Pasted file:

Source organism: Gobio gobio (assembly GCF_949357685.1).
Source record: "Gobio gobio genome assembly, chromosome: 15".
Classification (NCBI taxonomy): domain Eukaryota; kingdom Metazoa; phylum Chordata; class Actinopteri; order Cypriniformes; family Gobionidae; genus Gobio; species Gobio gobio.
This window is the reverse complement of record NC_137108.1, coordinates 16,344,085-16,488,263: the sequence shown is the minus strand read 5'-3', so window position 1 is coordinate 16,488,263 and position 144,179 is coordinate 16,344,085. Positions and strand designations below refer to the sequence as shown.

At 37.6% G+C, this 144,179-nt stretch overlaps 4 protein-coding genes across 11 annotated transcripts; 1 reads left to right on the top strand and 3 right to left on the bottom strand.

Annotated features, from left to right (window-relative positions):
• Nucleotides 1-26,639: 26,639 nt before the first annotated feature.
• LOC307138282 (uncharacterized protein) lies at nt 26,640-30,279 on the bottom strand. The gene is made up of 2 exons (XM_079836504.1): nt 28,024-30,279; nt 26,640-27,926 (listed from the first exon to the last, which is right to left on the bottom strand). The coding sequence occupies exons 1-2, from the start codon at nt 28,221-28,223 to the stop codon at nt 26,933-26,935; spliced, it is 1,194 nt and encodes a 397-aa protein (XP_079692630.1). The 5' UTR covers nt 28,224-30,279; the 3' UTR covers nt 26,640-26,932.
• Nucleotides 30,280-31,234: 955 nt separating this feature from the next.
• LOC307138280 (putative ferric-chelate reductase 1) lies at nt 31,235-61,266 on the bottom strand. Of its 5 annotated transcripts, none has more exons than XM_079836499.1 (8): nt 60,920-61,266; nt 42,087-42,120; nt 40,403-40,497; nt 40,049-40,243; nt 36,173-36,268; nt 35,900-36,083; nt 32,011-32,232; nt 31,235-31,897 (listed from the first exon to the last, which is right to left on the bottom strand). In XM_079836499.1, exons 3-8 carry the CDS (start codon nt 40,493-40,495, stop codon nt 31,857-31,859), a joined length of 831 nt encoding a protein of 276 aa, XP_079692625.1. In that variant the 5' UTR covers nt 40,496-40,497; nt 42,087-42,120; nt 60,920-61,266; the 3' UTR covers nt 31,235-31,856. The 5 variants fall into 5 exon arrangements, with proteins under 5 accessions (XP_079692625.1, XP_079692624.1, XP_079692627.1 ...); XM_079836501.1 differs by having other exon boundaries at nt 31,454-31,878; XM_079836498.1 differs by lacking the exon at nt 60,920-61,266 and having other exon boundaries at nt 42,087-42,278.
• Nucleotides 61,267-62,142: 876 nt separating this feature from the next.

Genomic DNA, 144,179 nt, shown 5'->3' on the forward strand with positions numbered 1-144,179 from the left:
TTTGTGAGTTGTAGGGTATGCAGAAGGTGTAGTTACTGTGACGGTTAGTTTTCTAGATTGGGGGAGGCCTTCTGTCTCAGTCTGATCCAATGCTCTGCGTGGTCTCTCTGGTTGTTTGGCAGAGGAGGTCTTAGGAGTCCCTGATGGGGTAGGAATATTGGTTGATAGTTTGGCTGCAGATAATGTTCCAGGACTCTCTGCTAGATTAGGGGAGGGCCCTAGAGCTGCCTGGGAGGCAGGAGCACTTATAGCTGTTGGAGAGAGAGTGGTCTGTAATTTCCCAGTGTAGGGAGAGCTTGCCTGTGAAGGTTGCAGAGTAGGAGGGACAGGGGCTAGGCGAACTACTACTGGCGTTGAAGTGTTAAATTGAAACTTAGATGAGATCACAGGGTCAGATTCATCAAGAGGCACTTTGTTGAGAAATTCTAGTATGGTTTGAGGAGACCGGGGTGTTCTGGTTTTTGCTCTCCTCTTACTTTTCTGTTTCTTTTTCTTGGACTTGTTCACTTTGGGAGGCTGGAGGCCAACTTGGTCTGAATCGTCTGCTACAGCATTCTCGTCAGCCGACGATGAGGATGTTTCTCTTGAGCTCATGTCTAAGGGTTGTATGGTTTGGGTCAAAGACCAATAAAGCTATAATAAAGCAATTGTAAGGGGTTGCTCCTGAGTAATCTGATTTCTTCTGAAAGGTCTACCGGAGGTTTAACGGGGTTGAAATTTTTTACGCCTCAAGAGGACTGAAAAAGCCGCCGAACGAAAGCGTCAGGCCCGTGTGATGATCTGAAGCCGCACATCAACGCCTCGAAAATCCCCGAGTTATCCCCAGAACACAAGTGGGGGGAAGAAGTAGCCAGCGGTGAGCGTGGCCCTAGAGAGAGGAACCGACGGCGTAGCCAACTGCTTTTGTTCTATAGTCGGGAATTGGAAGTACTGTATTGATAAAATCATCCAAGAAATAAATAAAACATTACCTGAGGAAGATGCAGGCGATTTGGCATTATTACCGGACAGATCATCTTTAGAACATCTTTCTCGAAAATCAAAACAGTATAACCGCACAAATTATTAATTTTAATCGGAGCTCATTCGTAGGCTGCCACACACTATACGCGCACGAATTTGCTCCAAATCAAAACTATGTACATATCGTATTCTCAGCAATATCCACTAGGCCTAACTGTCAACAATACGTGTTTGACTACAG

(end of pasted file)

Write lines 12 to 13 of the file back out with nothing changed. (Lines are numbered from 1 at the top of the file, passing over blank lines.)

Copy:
Genomic DNA, 144,179 nt, shown 5'->3' on the forward strand with positions numbered 1-144,179 from the left:
TTTGTGAGTTGTAGGGTATGCAGAAGGTGTAGTTACTGTGACGGTTAGTTTTCTAGATTGGGGGAGGCCTTCTGTCTCAGTCTGATCCAATGCTCTGCGTGGTCTCTCTGGTTGTTTGGCAGAGGAGGTCTTAGGAGTCCCTGATGGGGTAGGAATATTGGTTGATAGTTTGGCTGCAGATAATGTTCCAGGACTCTCTGCTAGATTAGGGGAGGGCCCTAGAGCTGCCTGGGAGGCAGGAGCACTTATAGCTGTTGGAGAGAGAGTGGTCTGTAATTTCCCAGTGTAGGGAGAGCTTGCCTGTGAAGGTTGCAGAGTAGGAGGGACAGGGGCTAGGCGAACTACTACTGGCGTTGAAGTGTTAAATTGAAACTTAGATGAGATCACAGGGTCAGATTCATCAAGAGGCACTTTGTTGAGAAATTCTAGTATGGTTTGAGGAGACCGGGGTGTTCTGGTTTTTGCTCTCCTCTTACTTTTCTGTTTCTTTTTCTTGGACTTGTTCACTTTGGGAGGCTGGAGGCCAACTTGGTCTGAATCGTCTGCTACAGCATTCTCGTCAGCCGACGATGAGGATGTTTCTCTTGAGCTCATGTCTAAGGGTTGTATGGTTTGGGTCAAAGACCAATAAAGCTATAATAAAGCAATTGTAAGGGGTTGCTCCTGAGTAATCTGATTTCTTCTGAAAGGTCTACCGGAGGTTTAACGGGGTTGAAATTTTTTACGCCTCAAGAGGACTGAAAAAGCCGCCGAACGAAAGCGTCAGGCCCGTGTGATGATCTGAAGCCGCACATCAACGCCTCGAAAATCCCCGAGTTATCCCCAGAACACAAGTGGGGGGAAGAAGTAGCCAGCGGTGAGCGTGGCCCTAGAGAGAGGAACCGACGGCGTAGCCAACTGCTTTTGTTCTATAGTCGGGAATTGGAAGTACTGTATTGATAAAATCATCCAAGAAATAAATAAAACATTACCTGAGGAAGATGCAGGCGATTTGGCATTATTACCGGACAGATCATCTTTAGAACATCTTTCTCGAAAATCAAAACAGTATAACCGCACAAATTATTAATTTTAATCGGAGCTCATTCGTAGGCTGCCACACACTATACGCGCACGAATTTGCTCCAAATCAAAACTATGTACATATCGTATTCTCAGCAATATCCACTAGGCCTAACTGTCAACAATACGTGTTTGACTACAG